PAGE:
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Purina, Blue Buffalo settle false advertising lawsuit

Purina, Blue Buffalo settle false advertising lawsuit

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A long-running legal dispute between two rival pet food companies, Nestlé Purina PetCare and Blue Buffalo, is over.

Purina and Blue Buffalo announced early Thursday that they’ve reached a confidential, “mutually agreeable settlement” of the lawsuits.

In a hearing in U.S. District Court in St. Louis on Thursday morning, the terms of the settlement, including any financial compensation, were not mentioned.

Carmine R. Zarlenga III, a lawyer for Purina, told U.S. District Judge Rodney Sippel, “We’re happy to have resolved this with Blue Buffalo.”

Steven A. Zalesin, a lawyer for Blue Buffalo, told Sippel that the company’s lawsuit would continue against third-party suppliers of ingredients. He said he hoped that a trial on the remaining issues, including whether those suppliers delivered “what they promised to deliver” could be held before the end of 2017.

If Blue Buffalo’s claims are successful, those suppliers could be held responsible for paying some of Blue Buffalo’s settlement, lawyers said during the hearing.

St. Louis-based Nestlé Purina PetCare, maker of Beneful, Alpo and other brands, sued Blue Buffalo in 2014, alleging it lied to customers about its use of natural ingredients.

Wilton, Conn.-based Blue Buffalo touts its use of natural ingredients in its ads, but Purina alleged testing showed that Blue Buffalo used chicken byproducts in some food, among other allegations. Blue Buffalo’s manufacturing facility is located in Joplin, Mo.

The two companies waged a battle online, with Purina creating a website,, to provide updates on the dispute.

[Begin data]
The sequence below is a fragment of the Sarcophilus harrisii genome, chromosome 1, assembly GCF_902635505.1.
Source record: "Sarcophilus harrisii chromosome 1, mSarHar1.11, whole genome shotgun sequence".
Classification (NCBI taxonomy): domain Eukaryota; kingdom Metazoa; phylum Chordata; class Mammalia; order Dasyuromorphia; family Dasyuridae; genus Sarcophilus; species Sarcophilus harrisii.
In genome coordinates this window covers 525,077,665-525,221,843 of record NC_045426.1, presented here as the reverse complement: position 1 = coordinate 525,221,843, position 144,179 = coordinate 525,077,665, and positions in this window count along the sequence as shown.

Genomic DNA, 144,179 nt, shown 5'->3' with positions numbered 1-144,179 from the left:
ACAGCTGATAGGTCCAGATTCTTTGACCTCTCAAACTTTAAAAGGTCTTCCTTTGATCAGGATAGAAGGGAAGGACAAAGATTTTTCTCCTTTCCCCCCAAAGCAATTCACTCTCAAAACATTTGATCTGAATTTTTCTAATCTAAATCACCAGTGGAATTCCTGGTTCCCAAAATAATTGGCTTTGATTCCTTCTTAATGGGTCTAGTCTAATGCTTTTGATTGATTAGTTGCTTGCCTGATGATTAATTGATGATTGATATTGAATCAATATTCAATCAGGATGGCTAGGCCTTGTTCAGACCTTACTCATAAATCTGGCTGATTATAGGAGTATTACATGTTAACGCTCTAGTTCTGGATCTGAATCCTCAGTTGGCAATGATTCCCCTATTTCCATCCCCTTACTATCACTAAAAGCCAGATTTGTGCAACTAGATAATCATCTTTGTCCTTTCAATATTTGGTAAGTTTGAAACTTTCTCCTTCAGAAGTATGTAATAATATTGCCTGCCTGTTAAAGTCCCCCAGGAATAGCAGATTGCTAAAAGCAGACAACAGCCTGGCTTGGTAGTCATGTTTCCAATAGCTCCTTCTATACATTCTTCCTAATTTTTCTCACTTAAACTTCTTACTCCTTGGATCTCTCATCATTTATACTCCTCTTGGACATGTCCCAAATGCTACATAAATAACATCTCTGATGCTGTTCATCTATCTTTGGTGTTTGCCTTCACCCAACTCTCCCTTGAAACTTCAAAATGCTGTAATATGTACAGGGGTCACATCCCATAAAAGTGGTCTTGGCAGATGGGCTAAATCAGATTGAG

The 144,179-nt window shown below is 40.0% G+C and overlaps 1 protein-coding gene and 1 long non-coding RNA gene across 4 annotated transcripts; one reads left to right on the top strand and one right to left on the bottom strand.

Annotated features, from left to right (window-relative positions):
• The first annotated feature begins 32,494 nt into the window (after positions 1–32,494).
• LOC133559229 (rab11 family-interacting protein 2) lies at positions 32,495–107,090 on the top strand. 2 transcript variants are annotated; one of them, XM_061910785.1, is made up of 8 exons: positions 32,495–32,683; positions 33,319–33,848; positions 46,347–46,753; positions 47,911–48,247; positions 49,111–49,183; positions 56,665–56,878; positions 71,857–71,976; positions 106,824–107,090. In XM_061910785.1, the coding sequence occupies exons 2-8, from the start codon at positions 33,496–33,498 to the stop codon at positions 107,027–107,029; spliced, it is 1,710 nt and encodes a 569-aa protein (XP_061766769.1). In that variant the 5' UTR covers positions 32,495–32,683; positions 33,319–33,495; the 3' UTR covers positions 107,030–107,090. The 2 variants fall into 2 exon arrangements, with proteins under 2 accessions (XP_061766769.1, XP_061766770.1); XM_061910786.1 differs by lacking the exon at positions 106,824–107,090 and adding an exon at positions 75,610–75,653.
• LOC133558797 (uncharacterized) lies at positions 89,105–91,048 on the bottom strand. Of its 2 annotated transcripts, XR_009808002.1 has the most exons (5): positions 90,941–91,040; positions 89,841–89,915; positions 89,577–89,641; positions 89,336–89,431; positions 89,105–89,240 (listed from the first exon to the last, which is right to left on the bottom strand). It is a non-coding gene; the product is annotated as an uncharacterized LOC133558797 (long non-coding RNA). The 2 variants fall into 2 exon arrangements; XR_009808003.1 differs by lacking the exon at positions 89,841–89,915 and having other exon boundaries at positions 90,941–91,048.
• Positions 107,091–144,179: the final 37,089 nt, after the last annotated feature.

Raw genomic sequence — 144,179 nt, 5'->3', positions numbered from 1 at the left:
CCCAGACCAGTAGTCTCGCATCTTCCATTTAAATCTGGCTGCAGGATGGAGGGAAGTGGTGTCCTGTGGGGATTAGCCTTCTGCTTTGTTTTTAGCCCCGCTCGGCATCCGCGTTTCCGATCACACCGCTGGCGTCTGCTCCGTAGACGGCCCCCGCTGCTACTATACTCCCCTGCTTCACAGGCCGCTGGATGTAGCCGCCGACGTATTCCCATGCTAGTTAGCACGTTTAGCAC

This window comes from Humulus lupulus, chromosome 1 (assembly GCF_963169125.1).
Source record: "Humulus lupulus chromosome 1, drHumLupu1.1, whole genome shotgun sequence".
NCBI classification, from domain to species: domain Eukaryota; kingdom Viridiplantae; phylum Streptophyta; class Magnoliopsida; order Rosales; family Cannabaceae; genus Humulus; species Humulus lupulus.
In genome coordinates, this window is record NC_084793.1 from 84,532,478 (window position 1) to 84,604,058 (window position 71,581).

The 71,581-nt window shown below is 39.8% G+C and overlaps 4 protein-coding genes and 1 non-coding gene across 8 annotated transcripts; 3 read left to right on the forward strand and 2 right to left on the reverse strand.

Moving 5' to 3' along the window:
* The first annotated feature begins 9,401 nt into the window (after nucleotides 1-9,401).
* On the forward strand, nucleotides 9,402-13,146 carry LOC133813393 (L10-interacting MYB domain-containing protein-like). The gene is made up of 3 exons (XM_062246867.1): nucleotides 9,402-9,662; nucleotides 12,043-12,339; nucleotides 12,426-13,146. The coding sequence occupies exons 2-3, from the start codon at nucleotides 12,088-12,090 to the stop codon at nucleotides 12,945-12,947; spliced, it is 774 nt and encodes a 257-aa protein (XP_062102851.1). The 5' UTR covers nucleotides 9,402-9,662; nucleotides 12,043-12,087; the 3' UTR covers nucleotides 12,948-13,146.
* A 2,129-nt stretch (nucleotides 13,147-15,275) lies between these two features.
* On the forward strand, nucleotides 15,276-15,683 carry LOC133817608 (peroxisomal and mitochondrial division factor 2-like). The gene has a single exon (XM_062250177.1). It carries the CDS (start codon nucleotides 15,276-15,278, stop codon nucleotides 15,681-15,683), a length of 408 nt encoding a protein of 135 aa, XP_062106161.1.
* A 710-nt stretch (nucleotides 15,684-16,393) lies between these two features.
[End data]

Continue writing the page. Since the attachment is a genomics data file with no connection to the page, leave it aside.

In response, Blue Buffalo posted a letter to its customers on its website reiterating its marketing claims and calling Purina’s allegations “outrageous.” Blue Buffalo later countersued Purina, accusing the company of false advertising and unfair competition.

During the case, Blue Buffalo admitted that some of its dog and cat food contained poultry byproduct meal even though its bags and marketing materials said they did not contain the ingredient. Blue Buffalo alleged it was defrauded by a supplier, Wilber-Ellis Co., that provided the poultry byproduct meal and mislabeled some of the ingredients shipped to its customers. The company has since named other suppliers, all of which have denied Blue Buffalo’s claims.

Blue Buffalo

“As a result of the supplier’s conduct, our advertising claims of ‘no chicken or poultry byproduct meals’ were inaccurate as to products containing the mislabeled ingredients,” Blue Buffalo stated in a recent regulatory filing.

In a separate 2014 lawsuit filed in St. Louis against Blue Buffalo by customers, Sippel approved a $32 million settlement in May. As part of the settlement, customers who bought mislabeled Blue Buffalo pet food products and filed a claim with the court will get a refund.

Robert Patrick of the Post-Dispatch contributed to this report.

Lisa Brown • 314-340-8127

@lisabrownstl on Twitter

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